Uganda rebels threaten tenuous peace

Uganda’s Lord’s Resistance Army (LRA) rebels reiterated a threat on Monday to keep fighting one of Africa’s longest insurgencies unless international arrest warrants for their top commanders are scrapped.

The government and rebels signed a long-awaited truce in August, supposed to give both sides breathing space while peace talks aimed at ending their 20-year rebellion continued in the south Sudanese capital Juba.

But LRA leader Joseph Kony and deputy Vincent Otti have refused to leave their jungle hideouts on the Sudan/Democratic Republic of Congo border to talk directly, fearing arrests over war-crimes indictments against them by the Hague-based International Criminal Court.

“They should not expect us to sign an agreement and later cage our leaders in The Hague. Our leaders are not fools,” LRA spokesperson Godfrey Ayoo told journalists in Juba.

The charges against five top LRA commanders are seen as a test case for the fledgling human rights court, but many Ugandans see it as an obstacle to a long-awaited peace deal.

“As long as the ICC indictments still stand, no single soldier is going to come out of the bush. This is the position we have taken and it will not change,” Ayoo said.

Despite a ceasefire, tempers have frayed between the LRA and the Ugandan army in the past two weeks.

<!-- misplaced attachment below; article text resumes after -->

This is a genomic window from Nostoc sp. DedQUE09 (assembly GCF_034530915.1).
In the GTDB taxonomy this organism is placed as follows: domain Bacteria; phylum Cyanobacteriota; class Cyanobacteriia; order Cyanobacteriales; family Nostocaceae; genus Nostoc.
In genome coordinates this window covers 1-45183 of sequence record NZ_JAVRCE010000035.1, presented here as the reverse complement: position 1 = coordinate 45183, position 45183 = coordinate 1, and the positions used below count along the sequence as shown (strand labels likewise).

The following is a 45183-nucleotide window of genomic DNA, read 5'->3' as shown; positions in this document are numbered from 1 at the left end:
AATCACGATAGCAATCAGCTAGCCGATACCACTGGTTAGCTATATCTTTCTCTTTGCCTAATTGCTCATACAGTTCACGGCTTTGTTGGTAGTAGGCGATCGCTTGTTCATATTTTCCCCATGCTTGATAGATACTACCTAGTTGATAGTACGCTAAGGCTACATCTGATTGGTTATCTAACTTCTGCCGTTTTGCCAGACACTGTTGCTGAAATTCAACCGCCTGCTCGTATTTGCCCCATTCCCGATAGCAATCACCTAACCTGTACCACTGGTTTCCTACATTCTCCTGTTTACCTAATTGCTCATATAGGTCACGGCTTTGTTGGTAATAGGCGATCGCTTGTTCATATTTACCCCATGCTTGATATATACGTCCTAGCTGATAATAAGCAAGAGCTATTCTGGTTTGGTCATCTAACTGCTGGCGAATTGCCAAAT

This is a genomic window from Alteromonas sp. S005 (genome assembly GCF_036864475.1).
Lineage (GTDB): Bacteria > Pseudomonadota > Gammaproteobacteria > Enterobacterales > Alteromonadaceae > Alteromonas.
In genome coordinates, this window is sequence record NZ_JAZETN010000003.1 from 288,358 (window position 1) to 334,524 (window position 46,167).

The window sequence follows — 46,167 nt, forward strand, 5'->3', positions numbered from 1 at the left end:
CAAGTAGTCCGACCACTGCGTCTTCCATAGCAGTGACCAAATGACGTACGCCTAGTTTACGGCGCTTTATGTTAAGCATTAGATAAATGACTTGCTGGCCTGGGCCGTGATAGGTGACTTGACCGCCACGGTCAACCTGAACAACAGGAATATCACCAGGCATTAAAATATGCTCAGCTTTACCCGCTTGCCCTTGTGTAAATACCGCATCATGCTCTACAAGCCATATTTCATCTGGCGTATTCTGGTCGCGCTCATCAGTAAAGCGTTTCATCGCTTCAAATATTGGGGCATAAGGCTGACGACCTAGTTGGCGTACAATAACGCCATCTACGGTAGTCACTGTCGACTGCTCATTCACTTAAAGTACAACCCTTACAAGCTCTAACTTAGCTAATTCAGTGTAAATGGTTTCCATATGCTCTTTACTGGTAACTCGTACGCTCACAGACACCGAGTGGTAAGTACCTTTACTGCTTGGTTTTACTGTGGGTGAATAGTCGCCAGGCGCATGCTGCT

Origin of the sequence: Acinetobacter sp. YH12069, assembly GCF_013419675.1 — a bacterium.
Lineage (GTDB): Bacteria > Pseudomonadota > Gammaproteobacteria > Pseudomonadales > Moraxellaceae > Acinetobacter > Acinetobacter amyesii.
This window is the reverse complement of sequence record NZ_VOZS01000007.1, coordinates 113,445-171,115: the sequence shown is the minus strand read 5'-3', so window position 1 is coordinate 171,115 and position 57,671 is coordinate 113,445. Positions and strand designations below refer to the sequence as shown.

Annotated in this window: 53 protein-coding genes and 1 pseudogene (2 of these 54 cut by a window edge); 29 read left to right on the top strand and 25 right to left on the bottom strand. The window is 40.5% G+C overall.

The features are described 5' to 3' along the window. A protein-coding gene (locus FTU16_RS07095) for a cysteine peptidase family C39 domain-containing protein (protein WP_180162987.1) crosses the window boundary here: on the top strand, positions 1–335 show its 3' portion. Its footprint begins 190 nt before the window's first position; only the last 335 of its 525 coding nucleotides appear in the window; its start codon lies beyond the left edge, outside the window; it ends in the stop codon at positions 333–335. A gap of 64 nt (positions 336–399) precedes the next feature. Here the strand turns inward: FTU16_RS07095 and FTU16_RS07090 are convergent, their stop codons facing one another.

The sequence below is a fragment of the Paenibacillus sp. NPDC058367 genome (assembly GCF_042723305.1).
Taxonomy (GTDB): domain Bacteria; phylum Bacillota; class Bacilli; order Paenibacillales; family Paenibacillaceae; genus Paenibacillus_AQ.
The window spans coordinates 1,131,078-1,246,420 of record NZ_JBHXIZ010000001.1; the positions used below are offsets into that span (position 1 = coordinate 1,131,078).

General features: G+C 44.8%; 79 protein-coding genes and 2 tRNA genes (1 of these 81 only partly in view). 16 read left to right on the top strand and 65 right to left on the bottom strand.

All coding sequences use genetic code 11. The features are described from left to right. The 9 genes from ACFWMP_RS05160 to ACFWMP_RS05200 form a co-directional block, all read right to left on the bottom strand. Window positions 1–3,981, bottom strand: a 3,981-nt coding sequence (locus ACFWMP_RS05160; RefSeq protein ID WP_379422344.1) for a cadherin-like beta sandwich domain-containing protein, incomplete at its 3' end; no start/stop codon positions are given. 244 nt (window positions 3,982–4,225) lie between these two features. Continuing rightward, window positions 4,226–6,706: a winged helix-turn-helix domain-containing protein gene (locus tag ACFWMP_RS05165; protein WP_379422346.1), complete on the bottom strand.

The government accuses the LRA of failing to gather in two meeting points in southern Sudan agreed under the truce and has threatened to attack any LRA still in northern Uganda.

The LRA accuses the army of surrounding their fighters in the meeting points, planning an attack.

The rebels gained notoriety during their insurrection for brutally killing civilians, hacking body parts off people they accused of being government collaborators and kidnapping thousands of children to use as fighters and sex slaves.

Fear of rebel attacks have driven nearly two million from their homes and into squalid refugee camps.

Many Ugandans in the war-torn north say they would happily sacrifice international justice for the sake of peace.

“We are going to keep on talking here in Juba but those involved should know that the indictments are a major stumbling block,” Ayoo said.

President Yoweri Museveni, who despite having written to the ICC last year to request the indictments, has said he would be willing to offer the LRA leaders amnesty from prosecution but only after a peace deal is signed.—Reuters

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